clang-tidy attribute enforcement

I have a question about a clang-tidy feature that would be useful to me.

The feature would be to enforce the presence of an attribute on arguments when it is present in the parameter.

So, for example, if a function is defined like:
bool tryGet(const std::string& key, [[out]] std::string& value);

Then calls to it would need to have a matching [[out]] attribute, like:
if (!directory.tryGet(k, [[out]] v)) {

If the attribute is omitted at the call site, a warning would be generated. Likewise, if the attribute appeared at the call site, but not at the function declaration, that would generate a warning.

No deeper enforcement is necessary. Presumably, which attributes would get this enforcement would be configurable.

Is this or anything similar already supported? If not, could someone please point me towards the steps I’d need to take get it added? This could either be as a feature request for someone else to fulfill, or if necessary, my own contribution to the project.

Clang does not have a plugin approach for introducing new attributes,
so there is currently not a way for a clang-tidy check to introduce a
new attribute. Instead, you'd have to modify clang itself to support
the attribute. Making a new parameter attribute isn't too difficult,
there are examples in Attr.td you could use. However, the attribute
you'd like to use at the call site is not possible -- neither C nor
C++ allow attributes at the expression level currently so there's no
syntax for what you want to do. That said, you may not require the
attribute there anyway. For instance, at the call site you can look to
the FunctionDecl for the CallExpr (if any) and inspect its parameters
to see if any have the [[out]] attribute and use that information to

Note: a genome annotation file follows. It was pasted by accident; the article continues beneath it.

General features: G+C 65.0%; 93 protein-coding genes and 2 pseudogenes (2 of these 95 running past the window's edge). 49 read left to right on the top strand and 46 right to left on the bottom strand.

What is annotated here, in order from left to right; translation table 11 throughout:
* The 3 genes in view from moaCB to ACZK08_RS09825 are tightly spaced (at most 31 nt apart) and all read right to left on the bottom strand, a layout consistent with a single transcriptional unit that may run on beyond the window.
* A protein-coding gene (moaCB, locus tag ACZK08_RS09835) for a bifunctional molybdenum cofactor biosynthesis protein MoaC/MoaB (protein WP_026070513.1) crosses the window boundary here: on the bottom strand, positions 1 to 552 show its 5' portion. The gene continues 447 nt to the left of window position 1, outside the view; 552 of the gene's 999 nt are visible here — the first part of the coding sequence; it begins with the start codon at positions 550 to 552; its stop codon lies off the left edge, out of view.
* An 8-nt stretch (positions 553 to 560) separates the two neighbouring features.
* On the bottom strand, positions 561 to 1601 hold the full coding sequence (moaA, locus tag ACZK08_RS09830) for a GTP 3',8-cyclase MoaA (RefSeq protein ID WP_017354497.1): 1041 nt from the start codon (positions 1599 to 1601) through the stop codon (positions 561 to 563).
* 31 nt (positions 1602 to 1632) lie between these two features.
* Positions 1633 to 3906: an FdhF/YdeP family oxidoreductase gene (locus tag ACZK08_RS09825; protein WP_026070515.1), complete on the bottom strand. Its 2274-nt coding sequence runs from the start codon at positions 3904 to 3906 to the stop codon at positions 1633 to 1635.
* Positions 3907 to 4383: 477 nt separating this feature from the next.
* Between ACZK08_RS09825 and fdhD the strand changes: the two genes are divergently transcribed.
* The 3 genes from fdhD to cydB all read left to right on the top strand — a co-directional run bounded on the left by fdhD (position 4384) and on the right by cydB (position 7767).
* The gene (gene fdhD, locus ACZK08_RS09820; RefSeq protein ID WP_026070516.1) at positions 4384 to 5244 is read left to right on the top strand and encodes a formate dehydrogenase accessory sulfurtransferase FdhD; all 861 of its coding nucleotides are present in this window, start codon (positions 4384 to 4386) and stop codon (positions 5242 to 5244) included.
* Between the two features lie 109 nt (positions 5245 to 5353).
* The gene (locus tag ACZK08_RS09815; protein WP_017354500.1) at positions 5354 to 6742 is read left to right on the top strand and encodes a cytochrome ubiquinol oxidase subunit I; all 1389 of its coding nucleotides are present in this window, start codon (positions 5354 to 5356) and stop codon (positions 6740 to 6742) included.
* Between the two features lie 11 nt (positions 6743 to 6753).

perform your action within the clang tidy check (perhaps).

~Aaron

You’re right: my example just doesn’t work because standard attributes (as opposed to compiler-specific ones) are not allowed on the call site. Thanks for pointing that out.

An alternative would be to replace [[out]] with OUT, a precompiler macro which is defined but empty. Given that this is visible to clang-tidy, the semantically-neutral token could perhaps be used as an indicator. (This is similar to what was done with MIDL headers, fwiw.)

Does this seem more plausible? I wonder if clang-tidy is even the right place or if the compiler would have to be involved because it’s in a position to match the call to the definition, which clang-tidy might not be.

(Ironically, clang already supports compiler-specific per-parameter attributes whose names are similar to what I’d want: read_only, write_only, read_write.)

You're right: my example just doesn't work because standard attributes (as opposed to compiler-specific ones) are not allowed on the call site. Thanks for pointing that out.

An alternative would be to replace [[out]] with OUT, a precompiler macro which is defined but empty. Given that this is visible to clang-tidy, the semantically-neutral token could perhaps be used as an indicator. (This is similar to what was done with MIDL headers, fwiw.)

Does this seem more plausible? I wonder if clang-tidy is even the right place or if the compiler would have to be involved because it's in a position to match the call to the definition, which clang-tidy might not be.

(Ironically, clang already supports compiler-specific per-parameter attributes whose names are similar to what I'd want: read_only, write_only, read_write.)

You can register that your clang-tidy check would also like to be
notified of macro definitions and expansions by overriding the
registerPPCallbacks function from your check, so that may be more
plausible. See MoveConstructorInitCheck in clang-tidy for an example
of how to do this.

~Aaron

Thanks, I’ll have to look into this. I’ve never actually written any clang-tidy checks, so I’ll need to get set up for that first.